To quell the controversy over the eligibility of Minister Without Portfolio Lin Wan-yi (林萬億) for the 18 percent preferential savings rate that is granted to public-sector retirees, Lin yesterday said he would not claim the benefit if it is still available when he retires.
The minister, who is the deputy convener and executive director of the Presidential Office’s pension reform committee, has been engulfed in the controversy because he is eligible as a former sociology professor at National Taiwan University, for the preferential rate, and critics from across party lines questioned his role in the pension reform effort as a result.
A key goal of the reform effort is to phase out the preferential savings rate offered to retired military service members, public-school teachers and civil servants.
Lin made the promise in a statement issued by the Executive Yuan.
He could have retired 10 years ago to maximize his retirement benefits, but he did not and has not claimed any pension benefits so far, he said.
Although he has reached the retirement age of 65 for educators, he has not retired as he is still holds public office, he said.
Lin was widely criticized after saying on Saturday that he would not “put on a show or act as if he was morally better than others by giving up the 18 percent savings rate,” and that he would claim whatever he is legally entitled to when he retired.
“An unreasonable system should be reformed, and the focus should not be placed on any individual,” Lin said, adding that he did not design the reform proposals to the advantage of himself or others.
Lin’s statement on Saturday drew attention as he had previously criticized the preferential interest rate.
Former Democratic Progressive Party (DPP) Legislator Lin Choi-shui (林濁水) said while the preferential savings rate has been considered a flawed system contributing to the financial woes of the pension systems, the minister’s unwillingness to give up the benefit suggested a conventional mindset that would leave the reform effort “half-baked.”
“Were [former DPP chairman] Su Tseng-chang (蘇貞昌) and [President] Tsai Ing-wen (蔡英文) putting on a show [when they announced they would give up the preferential rate]?” Lin Choi-shui said.
Lin Wan-yi has been named an honorary professor at his former university, but that would not entitle him to any additional retirement benefits, the Executive Yuan said.
Food delivery provider Foodpanda had 564 consumer disputes from January to last month and failed to attend many mediation sessions with local governments nationwide, the Executive Yuan’s Consumer Protection Committee said. In a news release earlier this month, the committee said that it investigated consumer complaints and mediations for Foodpanda and rival Uber Eats during the period, when the number of delivery orders jumped due to the COVID-19 pandemic. Uber Eats had 80 consumer disputes, the committee said. Of Foodpanda’s consumer disputes, 368 resulted from delivery drivers canceling orders after customers could not be reached, 108 were related to the quality or quantity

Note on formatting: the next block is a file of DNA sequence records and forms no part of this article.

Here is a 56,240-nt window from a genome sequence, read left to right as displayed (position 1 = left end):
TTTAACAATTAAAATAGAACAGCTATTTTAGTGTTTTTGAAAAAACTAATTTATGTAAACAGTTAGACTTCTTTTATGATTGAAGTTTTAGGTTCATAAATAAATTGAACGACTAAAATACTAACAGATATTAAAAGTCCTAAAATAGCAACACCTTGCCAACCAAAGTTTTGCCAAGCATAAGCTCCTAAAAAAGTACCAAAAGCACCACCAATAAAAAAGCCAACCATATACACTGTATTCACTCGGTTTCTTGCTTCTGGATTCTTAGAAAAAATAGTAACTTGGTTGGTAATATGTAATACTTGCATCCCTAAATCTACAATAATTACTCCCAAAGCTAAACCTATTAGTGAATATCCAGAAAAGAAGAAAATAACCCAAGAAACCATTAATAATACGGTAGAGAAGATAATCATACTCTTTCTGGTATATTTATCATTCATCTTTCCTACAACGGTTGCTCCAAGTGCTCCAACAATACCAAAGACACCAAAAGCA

PILLAGING PENGHU: A 7,539-tonne Chinese ship found mining sand in the Formosa Banks area was escorted by several CGA ships to a Kaohsiung harbor The Coast Guard Administration (CGA) yesterday announced that it had dispatched ships to intercept Chinese dredging vessels operating in the nation’s territorial waters near Penghu and detained 10 crew members, who were transported to Kaohsiung. A coast guard patrol discovered more than 20 dredging vessels in an area known as the Formosa Banks, 46 nautical miles (85km) southwest of Penghu County’s Cimei islet (七美) at about 5am on Wednesday. The agency responded by dispatching two patrol boats, the 3,000-tonne Kaohsiung and the 500-tonne Penghu, along with two frigates, to intercept the Chinese vessels, while an airborne observation unit was used to monitor
‘HONEYMOON’ IS OVER: A political science professor said that the Tsai administration’s popularity peaked after it successfully contained COVID-19, but is waning President Tsai Ing-wen’s (蔡英文) and Premier Su Tseng-chang’s (蘇貞昌) approval ratings fell significantly this month in the wake of the government’s handling of the distribution of relief funds and stimulus coupons to people and businesses affected by the COVID-19 pandemic, a poll released yesterday by the New Power Party (NPP) showed. The poll showed that 68 percent of respondents said they were satisfied with Tsai’s performance, down 8.9 percentage points from last month, while 21 percent said they disapproved of her performance. Her approval among respondents aged 20 to 29 fell 14.7 percentage points, the largest decrease when compared with other age
Passengers arriving at Taoyuan International Airport will find that most entrances to both terminals have been sealed off as part of its COVID-19 prevention efforts. Follow the signs and directions posted on the doors to find the nearest entry point. The airport has installed infrared cameras and thermometer guns at all open entrances, and all persons with a temperature of over 37.5 degrees Celsius are prohibited from entering the terminal. In addition, staff will take the temperature of those checking in to their flights in advance at Airport MRT stations A1 and A3. In accordance with the Centers of Disease